Unburdening From Intergenerational Trauma: A First-Gen Journey

Featured Illustration: Hanifa Abdul Hameed


First-generation immigrant household. South Asian. Eldest daughter. I am sure that some of you are more than familiar with the life that that entails. Many of us have grown up hearing how our parents’ and grandparents’ generation struggled to create a better life for us having moved halfway across the globe, and many of us to this day still see them struggle — but more so with the mental toll that it has taken on them. Trauma and depression sit embedded in their lives, often hiding behind their stories and their relationships with us.

I grew up quickly seeing my mother overwhelmed with depression and her telling me all the ways this disease had come to follow her around. For a long time, I felt as if I was a burden to her as she worked tirelessly to raise my siblings and I, and I tried my best to mend our relationship when it crumbled, which was far too frequent in my teenage years. My father, I knew, had been working from the age of sixteen to provide for his family, and he had somehow one-upped himself by working almost seven days a week for the next twenty-one years after starting a family. Naturally, many of my aspirations in life circled around the main idea of providing them with the comfort they never had — retiring my father, unburdening my mother.

However, it is only this year after graduating that I realised that these aspirations can only be reached through pursuing my own happiness. I realised that one of the most important outcomes of their hardships was the fact that they had given me the privilege to seek out the future that I desired, be they unaware of this themselves. We may be stuck in the sequence of education, career, marriage, etc., perhaps trying to follow some idealistic future they have pictured for us, but it is nowhere near as intense and constricted as how their lives panned out. We have been gifted the luxury of time: time to grow.

Our parents’ trauma is not for us to consume, but to learn from.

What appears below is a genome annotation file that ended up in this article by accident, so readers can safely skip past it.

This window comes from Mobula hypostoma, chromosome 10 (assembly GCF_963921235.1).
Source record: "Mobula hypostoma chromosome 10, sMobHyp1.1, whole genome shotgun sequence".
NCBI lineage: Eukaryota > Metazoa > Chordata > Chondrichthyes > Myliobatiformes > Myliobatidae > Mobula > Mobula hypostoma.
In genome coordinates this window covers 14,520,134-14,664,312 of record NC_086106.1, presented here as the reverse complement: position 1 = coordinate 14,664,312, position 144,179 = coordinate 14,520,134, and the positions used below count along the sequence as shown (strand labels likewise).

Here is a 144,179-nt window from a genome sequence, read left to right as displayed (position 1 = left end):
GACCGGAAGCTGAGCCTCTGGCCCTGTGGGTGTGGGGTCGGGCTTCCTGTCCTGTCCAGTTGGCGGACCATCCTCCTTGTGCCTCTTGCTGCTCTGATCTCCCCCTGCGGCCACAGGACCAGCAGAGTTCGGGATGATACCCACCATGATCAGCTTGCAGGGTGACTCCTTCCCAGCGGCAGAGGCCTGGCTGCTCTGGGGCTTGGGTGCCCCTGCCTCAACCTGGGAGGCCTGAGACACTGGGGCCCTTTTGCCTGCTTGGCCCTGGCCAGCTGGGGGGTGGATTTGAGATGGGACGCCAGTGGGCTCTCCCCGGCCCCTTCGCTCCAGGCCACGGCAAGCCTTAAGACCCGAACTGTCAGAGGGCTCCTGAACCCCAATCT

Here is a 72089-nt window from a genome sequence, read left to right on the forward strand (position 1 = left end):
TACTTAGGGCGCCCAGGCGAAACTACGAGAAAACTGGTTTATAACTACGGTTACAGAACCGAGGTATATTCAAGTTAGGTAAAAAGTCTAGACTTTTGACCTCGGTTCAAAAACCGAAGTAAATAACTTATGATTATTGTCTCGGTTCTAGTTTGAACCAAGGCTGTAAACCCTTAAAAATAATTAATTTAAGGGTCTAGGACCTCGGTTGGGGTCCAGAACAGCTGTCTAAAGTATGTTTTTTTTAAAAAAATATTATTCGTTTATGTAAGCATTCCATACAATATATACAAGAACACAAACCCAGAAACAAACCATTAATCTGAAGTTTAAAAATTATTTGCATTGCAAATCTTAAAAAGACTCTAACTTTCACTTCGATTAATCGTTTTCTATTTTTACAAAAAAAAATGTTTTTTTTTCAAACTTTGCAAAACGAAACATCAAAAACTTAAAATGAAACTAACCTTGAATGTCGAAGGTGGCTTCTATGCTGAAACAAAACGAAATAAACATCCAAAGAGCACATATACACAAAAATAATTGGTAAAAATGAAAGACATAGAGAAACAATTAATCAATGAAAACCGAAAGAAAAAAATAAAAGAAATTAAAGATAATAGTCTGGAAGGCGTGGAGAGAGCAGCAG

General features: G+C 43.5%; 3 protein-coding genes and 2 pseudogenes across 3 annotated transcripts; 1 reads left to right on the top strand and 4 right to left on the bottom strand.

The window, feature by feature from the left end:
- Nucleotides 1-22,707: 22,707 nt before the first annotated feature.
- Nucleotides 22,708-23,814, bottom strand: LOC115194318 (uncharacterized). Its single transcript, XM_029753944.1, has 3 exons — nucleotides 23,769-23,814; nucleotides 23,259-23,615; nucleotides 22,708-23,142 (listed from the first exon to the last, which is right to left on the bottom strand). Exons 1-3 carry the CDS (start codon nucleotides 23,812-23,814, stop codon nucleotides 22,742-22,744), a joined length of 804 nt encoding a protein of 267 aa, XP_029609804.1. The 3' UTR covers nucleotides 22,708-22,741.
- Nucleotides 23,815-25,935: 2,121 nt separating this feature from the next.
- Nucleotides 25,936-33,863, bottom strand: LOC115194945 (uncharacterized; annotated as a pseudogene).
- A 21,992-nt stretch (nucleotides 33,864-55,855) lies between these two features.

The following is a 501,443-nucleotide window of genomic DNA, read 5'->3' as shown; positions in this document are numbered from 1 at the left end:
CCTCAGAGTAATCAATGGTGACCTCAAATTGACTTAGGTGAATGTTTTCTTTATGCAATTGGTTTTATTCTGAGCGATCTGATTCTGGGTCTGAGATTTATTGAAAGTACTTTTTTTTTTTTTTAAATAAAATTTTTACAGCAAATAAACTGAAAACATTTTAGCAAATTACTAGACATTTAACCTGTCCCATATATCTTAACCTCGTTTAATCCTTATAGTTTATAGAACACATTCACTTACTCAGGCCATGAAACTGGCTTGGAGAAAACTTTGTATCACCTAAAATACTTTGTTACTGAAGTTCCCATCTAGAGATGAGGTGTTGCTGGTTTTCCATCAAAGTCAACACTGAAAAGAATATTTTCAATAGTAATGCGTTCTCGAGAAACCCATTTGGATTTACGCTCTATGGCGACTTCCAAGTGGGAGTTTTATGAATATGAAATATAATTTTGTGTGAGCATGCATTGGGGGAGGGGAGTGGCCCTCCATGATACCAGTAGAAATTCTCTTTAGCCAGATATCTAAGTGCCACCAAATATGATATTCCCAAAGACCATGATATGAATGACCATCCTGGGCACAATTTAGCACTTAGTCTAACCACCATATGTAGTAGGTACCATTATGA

It should not be a burden to share, but something to actively engage in growing past, and helping your parents grow past it too. Some may argue that it is not our job to “raise” our parents, but it would be insulting to suggest that they need raising. If I were to aid a friend in the same way, I am not raising them. Human beings need nurturing at every stage of their life. Islamically speaking, it is our duty to show compassion and look after one another simply as human beings, so would you not extend that same compassion to your own parents? We will not be perfect parents ourselves, as our parents were not before us, but what we will have had is the time to introspect, knowing deep within the mistakes that we have no desire in replicating.

Part and parcel of adulthood is realising that our parents are not perfect people, that they are human beings with shortcomings like us all. Allowing yourself to contextualise and see their mistakes as a result of their life experiences makes it much easier to move on with life and brush away resentment. Unburdening yourself allows you to grow as a person and come to the conclusion that life is far too short to not seize all its opportunities and goodness that it has to offer — and being an ethnic minority in this country, opportunities are few and far between as it is!